Heartland focuses on high-margin auto-loans, rural, SMEs

The aspiring bank will put its energy into growing bigger margins as a lack of credit demand erodes the viability of simply seeking volume growth.

BUSINESSDESK: Heartland New Zealand, the lender formed from the merger of Pyne Gould's Marac Finance with the Canterbury and Southern Cross building societies, will put its energy into growing high-margin business as credit growth stays subdued for the foreseeable future.

Chief executive Jeff Greenslade told analysts in Auckland the lender will look to build its motor vehicle, rural and small- and medium-sized enterprise loan books which deliver bigger margins as a lack of demand for credit erodes the viability of simply seeking volume growth.

"Banks have never been through such significant change since 2008 we're going to have low-credit growth for the next five years," he says. "Growth based on volume strategy is simply not going to happen. We need to focus a lot more on margin."

That means Heartland will not pursue much of the low interest rate residential mortgage market, where demand is based on cost, he says.

The lender holds about $324 million in home loans of its $2.08 billion net receivables as at June 30.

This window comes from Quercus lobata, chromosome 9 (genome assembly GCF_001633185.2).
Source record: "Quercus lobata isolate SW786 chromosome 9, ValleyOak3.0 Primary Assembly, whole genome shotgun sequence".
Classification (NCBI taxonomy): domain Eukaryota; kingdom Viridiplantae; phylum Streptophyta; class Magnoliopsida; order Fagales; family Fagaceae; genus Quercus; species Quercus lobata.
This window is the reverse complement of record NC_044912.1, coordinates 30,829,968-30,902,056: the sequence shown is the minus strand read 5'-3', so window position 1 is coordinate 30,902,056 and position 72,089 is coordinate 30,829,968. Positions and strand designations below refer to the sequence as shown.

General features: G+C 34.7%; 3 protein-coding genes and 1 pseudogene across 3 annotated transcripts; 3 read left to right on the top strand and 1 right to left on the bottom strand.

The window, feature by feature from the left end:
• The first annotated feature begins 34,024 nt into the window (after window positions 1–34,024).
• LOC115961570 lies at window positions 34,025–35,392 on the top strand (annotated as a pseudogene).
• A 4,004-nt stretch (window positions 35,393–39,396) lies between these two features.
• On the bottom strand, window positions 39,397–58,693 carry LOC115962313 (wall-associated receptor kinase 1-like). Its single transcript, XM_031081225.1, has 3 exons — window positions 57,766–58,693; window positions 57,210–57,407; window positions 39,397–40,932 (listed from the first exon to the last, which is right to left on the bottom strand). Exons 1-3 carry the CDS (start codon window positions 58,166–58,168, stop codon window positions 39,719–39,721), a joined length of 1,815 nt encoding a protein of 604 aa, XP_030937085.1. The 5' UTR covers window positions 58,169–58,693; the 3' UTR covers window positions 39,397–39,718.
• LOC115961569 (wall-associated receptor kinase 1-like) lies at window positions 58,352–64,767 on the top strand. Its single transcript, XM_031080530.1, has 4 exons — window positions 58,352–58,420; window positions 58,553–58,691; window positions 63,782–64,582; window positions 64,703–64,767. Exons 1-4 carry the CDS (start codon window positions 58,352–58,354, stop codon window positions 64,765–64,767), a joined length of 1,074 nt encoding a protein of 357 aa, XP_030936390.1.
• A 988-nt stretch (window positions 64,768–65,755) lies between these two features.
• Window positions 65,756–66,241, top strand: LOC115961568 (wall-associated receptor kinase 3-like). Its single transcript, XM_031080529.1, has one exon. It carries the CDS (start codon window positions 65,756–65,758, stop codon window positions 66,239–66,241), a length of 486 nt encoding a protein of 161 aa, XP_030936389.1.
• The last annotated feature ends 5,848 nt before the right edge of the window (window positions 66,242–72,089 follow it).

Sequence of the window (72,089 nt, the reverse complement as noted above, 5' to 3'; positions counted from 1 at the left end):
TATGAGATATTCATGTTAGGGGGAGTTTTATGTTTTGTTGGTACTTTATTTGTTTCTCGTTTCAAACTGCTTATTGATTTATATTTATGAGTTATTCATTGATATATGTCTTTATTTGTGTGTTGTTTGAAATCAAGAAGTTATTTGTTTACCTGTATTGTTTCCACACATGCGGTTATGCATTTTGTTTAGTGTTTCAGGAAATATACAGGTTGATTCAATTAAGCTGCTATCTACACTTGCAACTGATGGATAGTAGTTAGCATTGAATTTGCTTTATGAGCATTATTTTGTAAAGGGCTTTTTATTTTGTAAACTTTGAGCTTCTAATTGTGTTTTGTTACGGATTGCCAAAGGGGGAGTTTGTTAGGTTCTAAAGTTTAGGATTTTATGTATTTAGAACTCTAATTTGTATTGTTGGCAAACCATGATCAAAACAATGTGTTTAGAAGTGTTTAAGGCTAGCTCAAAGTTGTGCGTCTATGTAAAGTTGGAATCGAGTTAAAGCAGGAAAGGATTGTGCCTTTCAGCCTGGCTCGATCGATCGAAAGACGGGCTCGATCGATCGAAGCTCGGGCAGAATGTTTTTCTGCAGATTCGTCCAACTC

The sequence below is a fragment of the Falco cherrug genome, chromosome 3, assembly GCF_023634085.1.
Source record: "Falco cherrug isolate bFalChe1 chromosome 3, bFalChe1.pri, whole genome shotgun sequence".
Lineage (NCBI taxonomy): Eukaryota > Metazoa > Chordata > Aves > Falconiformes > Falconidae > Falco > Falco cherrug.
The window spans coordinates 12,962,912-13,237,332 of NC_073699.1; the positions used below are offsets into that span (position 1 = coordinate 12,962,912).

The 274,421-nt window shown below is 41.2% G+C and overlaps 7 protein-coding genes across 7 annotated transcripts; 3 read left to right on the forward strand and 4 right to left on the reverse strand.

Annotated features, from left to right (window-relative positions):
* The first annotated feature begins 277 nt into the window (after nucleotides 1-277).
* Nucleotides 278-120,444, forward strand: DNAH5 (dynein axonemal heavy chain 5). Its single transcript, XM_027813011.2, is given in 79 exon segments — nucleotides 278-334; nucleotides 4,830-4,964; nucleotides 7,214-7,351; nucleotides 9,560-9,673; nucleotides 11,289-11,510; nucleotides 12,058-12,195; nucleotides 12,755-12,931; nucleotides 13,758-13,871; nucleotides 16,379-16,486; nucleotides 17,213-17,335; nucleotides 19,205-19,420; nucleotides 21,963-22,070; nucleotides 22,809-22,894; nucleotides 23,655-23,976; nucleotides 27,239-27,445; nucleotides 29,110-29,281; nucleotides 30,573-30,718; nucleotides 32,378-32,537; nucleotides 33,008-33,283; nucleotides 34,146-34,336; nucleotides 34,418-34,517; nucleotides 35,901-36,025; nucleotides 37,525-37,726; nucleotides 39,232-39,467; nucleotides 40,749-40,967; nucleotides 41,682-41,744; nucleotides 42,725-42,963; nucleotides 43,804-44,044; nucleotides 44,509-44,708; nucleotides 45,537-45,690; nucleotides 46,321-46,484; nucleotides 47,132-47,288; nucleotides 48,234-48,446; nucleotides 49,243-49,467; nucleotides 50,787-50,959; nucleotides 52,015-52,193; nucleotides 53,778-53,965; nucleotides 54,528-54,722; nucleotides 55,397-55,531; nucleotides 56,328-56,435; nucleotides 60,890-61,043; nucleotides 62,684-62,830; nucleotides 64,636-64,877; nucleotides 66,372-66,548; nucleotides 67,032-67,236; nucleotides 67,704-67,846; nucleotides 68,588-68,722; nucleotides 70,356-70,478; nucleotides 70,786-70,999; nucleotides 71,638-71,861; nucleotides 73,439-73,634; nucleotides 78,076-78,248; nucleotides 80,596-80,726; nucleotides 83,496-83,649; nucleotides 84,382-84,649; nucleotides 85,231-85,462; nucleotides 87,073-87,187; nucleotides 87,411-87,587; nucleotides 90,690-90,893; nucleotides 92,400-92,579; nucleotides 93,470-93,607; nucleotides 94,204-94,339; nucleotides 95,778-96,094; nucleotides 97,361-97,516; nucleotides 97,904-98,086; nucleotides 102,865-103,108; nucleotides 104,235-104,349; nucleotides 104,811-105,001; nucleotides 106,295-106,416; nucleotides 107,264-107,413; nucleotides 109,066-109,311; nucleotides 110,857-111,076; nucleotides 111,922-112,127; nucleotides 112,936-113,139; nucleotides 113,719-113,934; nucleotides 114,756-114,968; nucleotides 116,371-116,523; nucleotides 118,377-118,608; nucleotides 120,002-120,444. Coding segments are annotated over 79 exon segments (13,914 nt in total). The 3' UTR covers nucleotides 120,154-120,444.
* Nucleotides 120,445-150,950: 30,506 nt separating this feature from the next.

Mr Greenslade says he anticipates greater switching between lenders as customers look for the best deal, a trend the banking sector has largely avoided until now.

Heartland's net profit climbed to $23.6 million, or 6 cents per share, in the 12 months ended June 30, from $7.1 million, or 5 cents, a year earlier. Pretax earnings rose to $20.3 million from $11.6 million a year earlier, in line with Heartland's guidance of between $20 million and $22 million.

The lender is engaged with the Reserve Bank as it seeks a banking licence and is looking at November as a possible date for the decision.

The merger of the financiers was predicated on the new entity achieving a licence as lenders enter a new regime that imposes stricter controls on finance companies after the collapse of the sector through the latter half of the 2000s.

The board did not declare a dividend and will outline its dividend policy at its annual meeting in November.

The shares fell 3.6 percent to 54 cents in trading today, having gained 14% this year. The stock is rated an average "outperform" based on two analyst recommendations compiled by Reuters, with a median target price of 60 cents.

Heartland's net interest income rose 36% to $83.6 million as the Wrightson book increased its portfolio. Its net operating income advanced 35% to $94.9 million from improved margins and a lower cost of funding.

The lender's $989.4 million retail and consumer book increased profit 9.7% to $31.6 million on a 17% lift in net interest income to $39 million. Its $540.2 million business portfolio more than doubled profit to $13.3 million, with a 23% boost to net interest income to $21 million.

The $478.6 million rural book, most of which came from the Wrightson acquisition, reported profit of $12.6 million on net interest income of $19.1 million.

The non-core property unit, which consists of $160.2 million of loans and investment properties managed by Pyne Gould's Real Estate Credit business, had a loss of $4.4 million on net operating income of $6.4 million.